Brief Cases

Image result for briefcasesELSIE REPATRIATED!
In January, VoxFairfax disclosed the sad news that Borden Dairy’s beloved icon Elsie the Cow would be no more (“Beloved Bovine Buffered by Bankruptcy“, Borden, which filed for bankruptcy in January, agreed to sell itself to a joint venture of hedge funds.
But Elsie, the moon eyed bovine with a hint of a Mona Lisa smile, had adorned Borden products for decades, and became a stumbling block when the owner of its trademark raised an objection to the sale. But good news: the soon-to-be owners of Borden Dairy will pay an additional $685,000 to continue Elsie’s image on its products.
Dollar for dollar per pound, money well spent.


Untested rape kits have been a national problem for which prosecutors and police have been criticized in recent years, in part due to victims like Debbie Smith. The Williamsburg woman became a national symbol of the problem after her own rape evidence kit went untested for six years. A test ultimately led to an arrest and conviction. Smith’s was one of some 2,600 in Virginia.

According to Attorney General Mark Herring, who spearheaded the effort, “The law enforcement agencies who have hits will now begin to reopen their cases and investigate, so we’re anticipating that there could be more charges in the future as those investigations continue.” So far, tests on 851 of those kits resulted in DNA profiles that were entered into CODIS, the national combined DNA index system, and 354 of those profiles resulted in “hits”: names sent to local law enforcement for further investigation. 

Laws no require police to submit kits to the state crime lab within 60 days, a procedure that should prevent a backlog from recurring, and victims can now track the progress of testing on their kits.

When justice is not delayed, it is not denied.


State Sen. Amanda Chase (R-11th), the sole announced candidate for the 2021 Republican gubernatorial nomination, was disinvited from a speaking engagement at the Northern Virginia Chamber of Commerce last week.

A statement by the new chair of the Chamber explained that former Chamber chairs had recommended that Chase be disinvited due to “recent actions and statements related to the removal of Confederate monuments, erasing white history claims,  and Chase’s actions to aggressively spread a hoax that rioters were crossing the James River to attack the white citizens of Chesterfield County.” The new chair went on, “the statements and actions by Senator Chase are contrary to the Chambers’ core values. We condemn these statements and actions by Senator Chase and any person who attempts to divide us, playing on people’s fears and appealing to bigotry and hate.”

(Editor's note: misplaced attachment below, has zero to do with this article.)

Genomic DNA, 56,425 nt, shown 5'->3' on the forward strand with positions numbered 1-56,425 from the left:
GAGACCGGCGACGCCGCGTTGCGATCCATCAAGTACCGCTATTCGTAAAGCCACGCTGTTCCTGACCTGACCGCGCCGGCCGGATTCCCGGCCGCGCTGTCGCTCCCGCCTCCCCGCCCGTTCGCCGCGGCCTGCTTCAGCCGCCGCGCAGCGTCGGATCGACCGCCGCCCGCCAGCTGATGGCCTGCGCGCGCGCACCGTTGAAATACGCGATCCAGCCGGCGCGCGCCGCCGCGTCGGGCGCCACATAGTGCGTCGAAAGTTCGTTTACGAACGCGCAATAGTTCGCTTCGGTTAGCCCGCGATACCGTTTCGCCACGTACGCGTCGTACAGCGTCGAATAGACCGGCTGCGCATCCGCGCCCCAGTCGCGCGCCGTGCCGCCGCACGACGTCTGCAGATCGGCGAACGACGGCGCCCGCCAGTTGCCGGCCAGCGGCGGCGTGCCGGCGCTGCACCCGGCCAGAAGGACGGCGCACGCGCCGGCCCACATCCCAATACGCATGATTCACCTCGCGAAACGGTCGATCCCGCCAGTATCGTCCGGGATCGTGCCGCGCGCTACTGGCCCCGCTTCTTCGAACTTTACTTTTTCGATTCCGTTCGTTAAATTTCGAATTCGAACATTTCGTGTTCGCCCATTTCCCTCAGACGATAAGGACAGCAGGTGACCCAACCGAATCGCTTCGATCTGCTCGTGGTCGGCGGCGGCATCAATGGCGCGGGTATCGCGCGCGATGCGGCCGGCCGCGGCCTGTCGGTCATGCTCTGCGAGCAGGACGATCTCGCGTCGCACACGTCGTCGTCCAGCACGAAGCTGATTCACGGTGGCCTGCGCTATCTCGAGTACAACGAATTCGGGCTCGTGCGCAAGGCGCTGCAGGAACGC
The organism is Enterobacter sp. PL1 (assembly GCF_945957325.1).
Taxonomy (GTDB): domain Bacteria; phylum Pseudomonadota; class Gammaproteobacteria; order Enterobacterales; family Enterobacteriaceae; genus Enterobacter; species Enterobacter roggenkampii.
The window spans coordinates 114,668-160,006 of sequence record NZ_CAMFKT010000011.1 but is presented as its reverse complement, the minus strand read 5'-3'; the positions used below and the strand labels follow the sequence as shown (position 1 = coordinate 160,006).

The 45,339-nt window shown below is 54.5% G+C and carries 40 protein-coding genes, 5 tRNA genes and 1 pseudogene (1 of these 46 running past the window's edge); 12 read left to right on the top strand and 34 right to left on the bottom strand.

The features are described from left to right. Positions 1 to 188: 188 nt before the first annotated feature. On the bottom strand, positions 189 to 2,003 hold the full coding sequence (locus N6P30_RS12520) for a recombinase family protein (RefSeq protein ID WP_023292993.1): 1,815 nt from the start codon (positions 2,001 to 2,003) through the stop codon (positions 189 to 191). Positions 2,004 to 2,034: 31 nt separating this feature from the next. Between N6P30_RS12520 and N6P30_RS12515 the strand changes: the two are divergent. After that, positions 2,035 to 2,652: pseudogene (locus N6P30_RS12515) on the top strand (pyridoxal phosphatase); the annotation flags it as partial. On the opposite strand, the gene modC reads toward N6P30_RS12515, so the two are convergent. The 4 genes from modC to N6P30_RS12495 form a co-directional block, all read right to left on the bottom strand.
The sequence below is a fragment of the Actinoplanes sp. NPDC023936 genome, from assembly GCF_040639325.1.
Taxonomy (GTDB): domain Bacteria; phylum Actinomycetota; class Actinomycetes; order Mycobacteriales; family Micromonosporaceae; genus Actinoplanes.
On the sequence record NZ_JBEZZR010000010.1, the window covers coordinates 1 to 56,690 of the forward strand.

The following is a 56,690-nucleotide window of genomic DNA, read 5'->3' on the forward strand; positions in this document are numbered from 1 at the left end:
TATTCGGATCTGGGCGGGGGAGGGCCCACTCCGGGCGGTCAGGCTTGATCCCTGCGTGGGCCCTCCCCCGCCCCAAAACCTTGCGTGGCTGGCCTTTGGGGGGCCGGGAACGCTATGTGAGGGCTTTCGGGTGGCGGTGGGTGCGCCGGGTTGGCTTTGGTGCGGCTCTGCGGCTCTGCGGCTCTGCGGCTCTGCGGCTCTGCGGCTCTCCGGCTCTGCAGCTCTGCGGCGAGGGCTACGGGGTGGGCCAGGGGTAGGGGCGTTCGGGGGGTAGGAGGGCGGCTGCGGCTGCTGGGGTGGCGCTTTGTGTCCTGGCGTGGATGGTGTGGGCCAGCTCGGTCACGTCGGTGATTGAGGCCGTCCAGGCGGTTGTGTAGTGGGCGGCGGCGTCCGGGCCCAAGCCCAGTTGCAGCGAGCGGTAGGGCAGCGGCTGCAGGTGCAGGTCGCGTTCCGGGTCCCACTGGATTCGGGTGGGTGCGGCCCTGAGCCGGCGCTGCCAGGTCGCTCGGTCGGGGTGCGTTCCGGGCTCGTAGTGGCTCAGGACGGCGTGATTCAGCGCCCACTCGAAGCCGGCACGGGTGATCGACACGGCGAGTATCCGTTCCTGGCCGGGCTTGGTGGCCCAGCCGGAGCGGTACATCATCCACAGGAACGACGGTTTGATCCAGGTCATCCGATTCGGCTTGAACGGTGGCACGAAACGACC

Sen. Chase was not pleased, complaining that the Chamber did not inform her of the cause for the withdrawal of her invitation. The Senator further stated, “I stand by everything I’ve said and have not said anything bigoted.” She added that she views the decision as a “political play by those in the pay-to-play system in NoVa” and that the chamber is “nothing more than a surrogate for the Democratic Party of Virginia and we are not surprised by their actions or subsequent response.”

Long seen as GOP friendly, it’s reassuring to see that the Chamber has a code of conduct, even with respect to Republicans. Obviously, Chase failed to understand the Chamber’s public statement.


Ms. Luisa Igloria is an alumna of the University of the Philippines who came to Old Dominion in 1998 after receiving her PhD. in 1995 as a Fulbright scholar at the University of Chicago. Gov. Ralph Northam announced the appointment last week.

Igloria has written 20 collections of poetry, and since 2010, has written a poem every day. In an interview this year, she said: “I look forward to writing every day, whether I have only 30 minutes or longer. Some of the things I’ve learned: letting go of notions of perfection; learning to filter out noise (both external and internal); welcoming uncertainty and surprise.”  

The honor is yet another example of the persistence of American exceptionalism.


As if Virginia were not dealing with enough issues of substance, State Sen. Steve Newman (R-23rd) wants to enact time limits on the governor’s executive orders.   Gov. Ralph Northam has used such powers to restrict access to  schools and businesses when the pandemic hit and enforce a curfew during Richmond’s protests.

Newman’s proposal would cap a governor’s executive orders at 30 days.  Barring any action from the General Assembly, the governor could reissue the order for another 30 days, but no more. Under current law, executive orders can last over a year, through the June following the next regular session of the General Assembly. 

Newman repeatedly pushed for Northam to speed up reopening in the spring and called the Virginia Department of Health’s anonymous mask violating reporting system the “snitch police.” But Newman said the issue of executive orders shouldn’t be partisan.

Have the scientists determined the shelf life of COVID-19? Ah, perspective. 


Lynchburg, the “Hill City,” was named for its Quaker founder, John Lynch–and nothing more. 

A petition with over 5,300 signatures was presented to the City Council last month, acknowledging the true history but saying that the common assumption of what the name represents is reason enough to change it.

Jerry Falwell, president of Liberty University, is among those pushing for a change. Said Falwell, “I personally support changing the name of the city of Lynchburg. It’s been an embarrassment to Liberty University ever since we started; that was one of the reasons Liberty’s original name was changed from Lynchburg Baptist College to Liberty Baptist College in 1976.”  Huh???

Libertyville? Nah!




Categories: crime and punishment, Issues, Local, National, pandemic, politics, State

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